(err-or (xf result)))]
          (when (and on-error (throwable? res))
            (on-error res))
          res))
       ([result input]
        (try (xf result input)
             (catch Throwable t
               (reduced t))))))))

If we add it to the two transduce examples from above, we will get back the exception-as-anomaly instead of nil:

;; Error in the xform:
(<!! (a/transduce
         (comp (catch-ex-as-data) (map inc))
         + 0 (a/to-chan [1 "" 3])))
; => #error{:cause "class java.lang.String cannot be cast..",..}

;; Error in reduce:
(<!! (a/transduce (comp (catch-ex-as-data) (map identity)
                    (completing (fn [_ v] (inc v)))
                    0
                    (a/to-chan [1 "" 3]))))
; => #error{:cause "class java.lang.String cannot be cast..",..}
Caution
When the transduction ends prematurely, the remaining items on the input channel are not consumed. You likely want to drain and close the channel to avoid any go blocks on downstream channels getting blocked forever. See the example later on below.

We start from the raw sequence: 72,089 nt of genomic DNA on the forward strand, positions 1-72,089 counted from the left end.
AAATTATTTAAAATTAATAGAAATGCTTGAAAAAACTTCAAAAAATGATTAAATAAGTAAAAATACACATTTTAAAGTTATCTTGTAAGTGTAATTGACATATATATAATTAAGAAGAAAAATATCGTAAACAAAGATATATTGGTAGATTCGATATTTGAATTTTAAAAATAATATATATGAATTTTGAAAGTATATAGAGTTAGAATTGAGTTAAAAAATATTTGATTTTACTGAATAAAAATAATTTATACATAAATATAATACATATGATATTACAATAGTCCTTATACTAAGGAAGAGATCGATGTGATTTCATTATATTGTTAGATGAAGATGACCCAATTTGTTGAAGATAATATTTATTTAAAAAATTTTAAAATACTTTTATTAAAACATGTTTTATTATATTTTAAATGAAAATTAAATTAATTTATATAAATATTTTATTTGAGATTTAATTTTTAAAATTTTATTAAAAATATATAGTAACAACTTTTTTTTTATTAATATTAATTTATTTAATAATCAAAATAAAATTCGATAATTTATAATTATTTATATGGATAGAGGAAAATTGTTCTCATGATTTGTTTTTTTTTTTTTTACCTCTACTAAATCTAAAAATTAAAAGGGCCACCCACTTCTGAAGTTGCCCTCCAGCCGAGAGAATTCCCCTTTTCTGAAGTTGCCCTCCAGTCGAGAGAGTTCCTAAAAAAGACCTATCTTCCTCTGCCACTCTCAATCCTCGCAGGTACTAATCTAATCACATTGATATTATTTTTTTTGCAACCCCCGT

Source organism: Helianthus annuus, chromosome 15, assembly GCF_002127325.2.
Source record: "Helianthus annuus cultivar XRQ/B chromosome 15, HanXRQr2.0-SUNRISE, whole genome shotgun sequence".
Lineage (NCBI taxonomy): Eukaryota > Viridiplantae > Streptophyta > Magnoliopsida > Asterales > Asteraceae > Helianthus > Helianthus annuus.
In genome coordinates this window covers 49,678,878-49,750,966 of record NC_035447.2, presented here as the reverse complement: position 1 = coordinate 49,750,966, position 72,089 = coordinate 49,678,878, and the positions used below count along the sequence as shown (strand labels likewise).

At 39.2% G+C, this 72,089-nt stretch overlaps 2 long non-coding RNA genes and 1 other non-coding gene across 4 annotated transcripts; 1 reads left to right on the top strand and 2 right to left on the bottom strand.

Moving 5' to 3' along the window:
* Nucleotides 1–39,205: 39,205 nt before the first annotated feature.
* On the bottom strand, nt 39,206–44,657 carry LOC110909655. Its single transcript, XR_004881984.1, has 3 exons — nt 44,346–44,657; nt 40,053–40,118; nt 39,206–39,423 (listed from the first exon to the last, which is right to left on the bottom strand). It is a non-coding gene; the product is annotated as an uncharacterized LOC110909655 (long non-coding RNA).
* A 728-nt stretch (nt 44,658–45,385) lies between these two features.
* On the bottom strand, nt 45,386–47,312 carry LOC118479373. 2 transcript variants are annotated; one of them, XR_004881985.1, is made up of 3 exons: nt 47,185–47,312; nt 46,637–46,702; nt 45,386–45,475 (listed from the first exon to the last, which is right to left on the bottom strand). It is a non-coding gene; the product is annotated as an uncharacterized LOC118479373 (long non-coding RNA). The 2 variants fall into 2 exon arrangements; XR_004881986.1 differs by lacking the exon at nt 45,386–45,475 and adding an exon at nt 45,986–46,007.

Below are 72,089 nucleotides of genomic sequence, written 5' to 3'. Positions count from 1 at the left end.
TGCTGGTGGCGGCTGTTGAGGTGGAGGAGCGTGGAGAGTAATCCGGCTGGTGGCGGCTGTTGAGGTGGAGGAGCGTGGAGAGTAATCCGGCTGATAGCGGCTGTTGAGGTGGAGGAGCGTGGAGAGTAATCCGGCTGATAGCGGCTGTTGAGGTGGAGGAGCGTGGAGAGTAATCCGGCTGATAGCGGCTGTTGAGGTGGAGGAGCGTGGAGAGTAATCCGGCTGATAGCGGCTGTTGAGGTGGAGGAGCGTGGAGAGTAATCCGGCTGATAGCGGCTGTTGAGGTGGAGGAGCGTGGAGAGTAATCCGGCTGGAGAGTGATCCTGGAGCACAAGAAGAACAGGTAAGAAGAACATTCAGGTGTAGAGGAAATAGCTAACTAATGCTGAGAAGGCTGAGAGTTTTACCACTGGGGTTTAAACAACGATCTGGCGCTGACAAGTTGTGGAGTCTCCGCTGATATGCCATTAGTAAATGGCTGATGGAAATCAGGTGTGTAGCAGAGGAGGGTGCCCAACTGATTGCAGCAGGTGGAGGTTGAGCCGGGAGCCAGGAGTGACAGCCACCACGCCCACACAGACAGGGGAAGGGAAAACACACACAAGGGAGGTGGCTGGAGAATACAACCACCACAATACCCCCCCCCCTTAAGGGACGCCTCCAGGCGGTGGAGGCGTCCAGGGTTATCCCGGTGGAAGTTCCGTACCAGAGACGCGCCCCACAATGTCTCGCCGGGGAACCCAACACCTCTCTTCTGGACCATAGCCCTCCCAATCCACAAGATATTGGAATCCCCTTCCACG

Error handling in pipelines

Default behavior: Same - skip the item, print the exception to stderr

(let [out (chan 1)]
    (a/pipeline
      1         ; parallelism
      out
      (map inc) ; transformation
      (a/to-chan [1 "" 3]))
    (<!! (a/into [] out)))
; => [1 3]
; [STDERR] Exception in thread "async-dispatch-11" java.lang.ClassCastException

The max-arity signature is (pipeline n to xf from close? ex-handler). We can leverage the ex-handler parameter to change the default behavior. Both the xf and ex-handler arguments are simply passed to chan so we can learn from its docstring:

[..] ex-handler must be a fn of one argument - if an exception occurs during transformation it will be called with the Throwable as an argument, and any non-nil return value will be placed in the channel.

The default ex-handler calls the thread’s UncaughtExceptionHandler’s .uncaughtException (printing it to stderr) and returns nil (effectively skipping the item).

We can f.ex. propagate the exception as data:

(let [out (chan 1)]
    (a/pipeline
      1
      out
      (map inc)
      (a/to-chan [0 "" 2])
      true
      (fn ex-handler [throwable] throwable))
    (<!! (a/into [] out)))
; => [1, #error{:cause "class java.lang.String cannot be cast.." ..}, 3]

A complete error handling example

This is code from our project. We propagate exceptions as data (an anomaly), namely as java.lang.Throwable. There may be multiple anomalies in the input channel while our transduction should stop upon the first exception. We use our custom catching-transduce similar to core.async/transduce but either returning the result (instead of a channel) or throwing. It does the following error handling: